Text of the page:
But these roof dwellers never come down into my yard, because I have two dogs who live here.  Never mind that they would never hurt them, they would bark and chase and run in circles.  I know they wouldn't hurt them, because even in the middle of the night when they are beside themselves to go out and chase whatever they clearly know is in the patio, they come back satisfied no blood spilt. And when I go out to look, there sits in the garden a baby possum, slowly making its way out of the yard, unfazed. So, two new kittens have come to live with us, the dogs and me, in the house.  One found us when we were on our morning walk.  He was starving and motherless and totally unafraid of the dogs. He crossed a major road and marched right up to us. His voice and ears were most of what he had left and his desperation was so complete, it overcame fear.  I scooped him up and brought him home.  He was sick for two weeks and so small I could carry him to the vet in one hand.  He's grown into a sleek, spoiled beauty, still fearless and now a little imperious. Taking to wrapping his paws around my ankle to stop me in the kitchen when he wants more to eat.  Underfoot so much that finally it occurred to me that another kitten was the cure for this needing constant attention problem. And as the karma of the creative universe would have it, another appeared.  A small and perfectly beautiful kitten.
And here they are.....

Wednesday, October 17, 2012

For Bandit & Future & Hannah et al

Nothing will break your heart quite like a dog. Maybe it has to do with how you can just pour love into them and they pour it right back. It’s one of the most uncomplicated and unconditional things you get to have in a lifetime. You might believe that you take care of them, but without fail, and whether you realize it or not, you are just providing for them while they take care of you. It’s why in spite of their old age or illness, if we can’t let them go, they won’t let go either. They will stay with us past the point of their own comfort just because they know we need them so.  It’s why if they absolutely can’t hold on, they wander off to die so as not to burden us one last time. They protect us for as long as they can. It’s why when we lose them, and always too soon, it hurts in such a specific way. Because we love them, very simply. But also because they forgive us for everything, long before we can forgive ourselves. Because on the days that we fail at all of it, fail to even get out of bed, they stay by our side. It’s like they have a secret way of seeing people that looks past all of the knotted flaws and defenses. You are always the best version of yourself to your dog.  They are generous and unstinting and they redeem us. It’s why the time they gave you outweighs your broken heart and somehow you still know how lucky you are to have known them.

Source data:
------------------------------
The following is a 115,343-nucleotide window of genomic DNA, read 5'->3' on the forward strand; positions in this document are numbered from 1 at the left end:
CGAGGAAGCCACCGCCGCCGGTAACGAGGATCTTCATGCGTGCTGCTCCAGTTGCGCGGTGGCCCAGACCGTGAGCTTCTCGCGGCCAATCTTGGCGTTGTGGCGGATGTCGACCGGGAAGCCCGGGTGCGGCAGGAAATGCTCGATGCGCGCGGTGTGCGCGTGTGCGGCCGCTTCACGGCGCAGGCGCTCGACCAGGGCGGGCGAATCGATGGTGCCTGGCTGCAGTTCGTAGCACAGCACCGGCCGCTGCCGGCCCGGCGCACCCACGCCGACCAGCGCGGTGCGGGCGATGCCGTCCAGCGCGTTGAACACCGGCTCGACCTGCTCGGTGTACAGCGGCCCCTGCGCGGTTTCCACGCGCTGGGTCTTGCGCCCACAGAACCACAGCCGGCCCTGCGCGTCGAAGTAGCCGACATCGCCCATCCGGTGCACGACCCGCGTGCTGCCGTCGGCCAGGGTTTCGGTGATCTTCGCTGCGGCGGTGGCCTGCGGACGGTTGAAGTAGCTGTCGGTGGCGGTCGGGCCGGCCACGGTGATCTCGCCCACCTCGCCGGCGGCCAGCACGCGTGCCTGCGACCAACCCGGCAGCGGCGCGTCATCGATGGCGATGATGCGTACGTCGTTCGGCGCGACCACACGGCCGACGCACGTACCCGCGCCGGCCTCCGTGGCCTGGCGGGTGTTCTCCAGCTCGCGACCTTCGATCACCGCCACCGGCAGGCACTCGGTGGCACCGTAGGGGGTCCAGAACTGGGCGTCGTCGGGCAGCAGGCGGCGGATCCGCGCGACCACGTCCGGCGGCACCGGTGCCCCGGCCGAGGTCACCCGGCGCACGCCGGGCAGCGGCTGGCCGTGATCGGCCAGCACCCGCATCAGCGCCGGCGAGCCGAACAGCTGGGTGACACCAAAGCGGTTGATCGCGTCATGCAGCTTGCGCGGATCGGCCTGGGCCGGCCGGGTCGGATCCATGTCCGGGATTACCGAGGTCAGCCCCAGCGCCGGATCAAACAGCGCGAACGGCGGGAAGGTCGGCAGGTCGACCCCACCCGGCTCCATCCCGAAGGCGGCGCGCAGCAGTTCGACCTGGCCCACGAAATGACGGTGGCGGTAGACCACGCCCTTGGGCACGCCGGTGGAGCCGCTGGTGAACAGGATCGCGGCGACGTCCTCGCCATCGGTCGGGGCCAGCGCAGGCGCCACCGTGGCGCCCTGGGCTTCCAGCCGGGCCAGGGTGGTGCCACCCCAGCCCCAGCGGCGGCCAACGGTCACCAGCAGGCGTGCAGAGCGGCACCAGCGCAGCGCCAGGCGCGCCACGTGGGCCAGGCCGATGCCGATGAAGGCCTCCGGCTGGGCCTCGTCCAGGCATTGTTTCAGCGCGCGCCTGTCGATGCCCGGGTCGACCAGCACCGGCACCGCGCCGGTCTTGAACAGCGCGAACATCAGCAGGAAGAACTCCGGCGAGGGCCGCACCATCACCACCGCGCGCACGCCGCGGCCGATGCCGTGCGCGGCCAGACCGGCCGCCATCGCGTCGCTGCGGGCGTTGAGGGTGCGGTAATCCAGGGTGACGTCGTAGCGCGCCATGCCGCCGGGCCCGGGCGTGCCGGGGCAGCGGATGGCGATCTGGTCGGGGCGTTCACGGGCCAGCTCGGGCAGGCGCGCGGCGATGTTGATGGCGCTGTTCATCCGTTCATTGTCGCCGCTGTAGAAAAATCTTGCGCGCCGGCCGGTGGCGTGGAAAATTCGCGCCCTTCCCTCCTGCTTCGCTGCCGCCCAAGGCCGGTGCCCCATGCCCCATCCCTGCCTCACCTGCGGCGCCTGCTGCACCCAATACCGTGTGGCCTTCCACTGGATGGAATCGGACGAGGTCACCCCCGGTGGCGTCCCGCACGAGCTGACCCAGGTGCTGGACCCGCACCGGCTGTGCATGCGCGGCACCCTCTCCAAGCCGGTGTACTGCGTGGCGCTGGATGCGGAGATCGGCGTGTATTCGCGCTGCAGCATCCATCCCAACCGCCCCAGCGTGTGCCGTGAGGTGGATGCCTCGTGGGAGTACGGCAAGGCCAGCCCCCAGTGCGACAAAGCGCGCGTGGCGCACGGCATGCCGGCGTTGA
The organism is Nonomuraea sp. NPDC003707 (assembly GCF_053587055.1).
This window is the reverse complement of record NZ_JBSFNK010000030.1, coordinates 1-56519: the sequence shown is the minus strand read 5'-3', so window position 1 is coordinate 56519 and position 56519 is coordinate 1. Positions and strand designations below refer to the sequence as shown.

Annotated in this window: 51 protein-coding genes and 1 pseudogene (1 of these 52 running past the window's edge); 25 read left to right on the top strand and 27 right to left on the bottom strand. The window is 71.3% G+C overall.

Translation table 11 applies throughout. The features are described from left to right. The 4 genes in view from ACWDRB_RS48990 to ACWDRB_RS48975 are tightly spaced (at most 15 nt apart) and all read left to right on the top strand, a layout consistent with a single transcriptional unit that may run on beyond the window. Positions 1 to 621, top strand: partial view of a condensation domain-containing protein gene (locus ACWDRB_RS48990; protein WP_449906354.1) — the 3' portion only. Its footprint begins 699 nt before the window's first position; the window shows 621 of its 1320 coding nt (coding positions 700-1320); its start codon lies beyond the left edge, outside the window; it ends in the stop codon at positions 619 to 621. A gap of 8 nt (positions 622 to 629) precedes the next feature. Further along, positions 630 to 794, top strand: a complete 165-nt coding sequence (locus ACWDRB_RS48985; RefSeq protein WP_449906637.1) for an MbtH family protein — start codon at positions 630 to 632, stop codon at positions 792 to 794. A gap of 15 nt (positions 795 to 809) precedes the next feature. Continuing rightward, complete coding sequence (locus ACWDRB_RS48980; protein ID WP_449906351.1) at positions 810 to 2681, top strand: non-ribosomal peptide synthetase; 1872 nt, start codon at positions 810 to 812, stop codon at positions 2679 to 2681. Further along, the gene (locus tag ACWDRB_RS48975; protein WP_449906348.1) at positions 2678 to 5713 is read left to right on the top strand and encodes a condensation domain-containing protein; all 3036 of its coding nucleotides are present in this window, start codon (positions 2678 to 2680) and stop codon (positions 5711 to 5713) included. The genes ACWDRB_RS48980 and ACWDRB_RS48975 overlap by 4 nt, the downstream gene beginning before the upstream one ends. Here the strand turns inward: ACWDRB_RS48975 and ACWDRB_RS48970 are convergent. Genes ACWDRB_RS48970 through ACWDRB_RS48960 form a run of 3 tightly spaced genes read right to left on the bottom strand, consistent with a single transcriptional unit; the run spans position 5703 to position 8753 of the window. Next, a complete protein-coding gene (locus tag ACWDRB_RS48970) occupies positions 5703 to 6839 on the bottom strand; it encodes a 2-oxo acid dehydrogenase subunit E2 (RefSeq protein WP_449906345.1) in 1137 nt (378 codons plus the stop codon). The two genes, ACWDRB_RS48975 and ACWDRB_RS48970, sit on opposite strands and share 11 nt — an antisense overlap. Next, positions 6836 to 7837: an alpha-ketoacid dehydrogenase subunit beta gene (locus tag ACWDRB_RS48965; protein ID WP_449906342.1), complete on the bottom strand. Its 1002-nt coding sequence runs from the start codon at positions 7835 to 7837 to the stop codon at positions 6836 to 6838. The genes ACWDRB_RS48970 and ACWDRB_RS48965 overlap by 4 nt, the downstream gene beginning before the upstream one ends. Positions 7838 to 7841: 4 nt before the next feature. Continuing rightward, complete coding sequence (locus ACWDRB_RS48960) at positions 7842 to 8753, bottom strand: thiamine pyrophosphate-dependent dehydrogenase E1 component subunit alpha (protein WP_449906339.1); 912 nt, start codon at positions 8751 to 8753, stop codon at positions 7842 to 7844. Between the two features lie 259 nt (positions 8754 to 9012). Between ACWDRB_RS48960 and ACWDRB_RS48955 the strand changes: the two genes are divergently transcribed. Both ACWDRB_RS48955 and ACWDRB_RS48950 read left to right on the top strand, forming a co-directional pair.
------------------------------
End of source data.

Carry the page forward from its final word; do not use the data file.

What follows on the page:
Friday, July 6, 2012

My Backyard

I have posted some pictures of my backyard, but let me explain.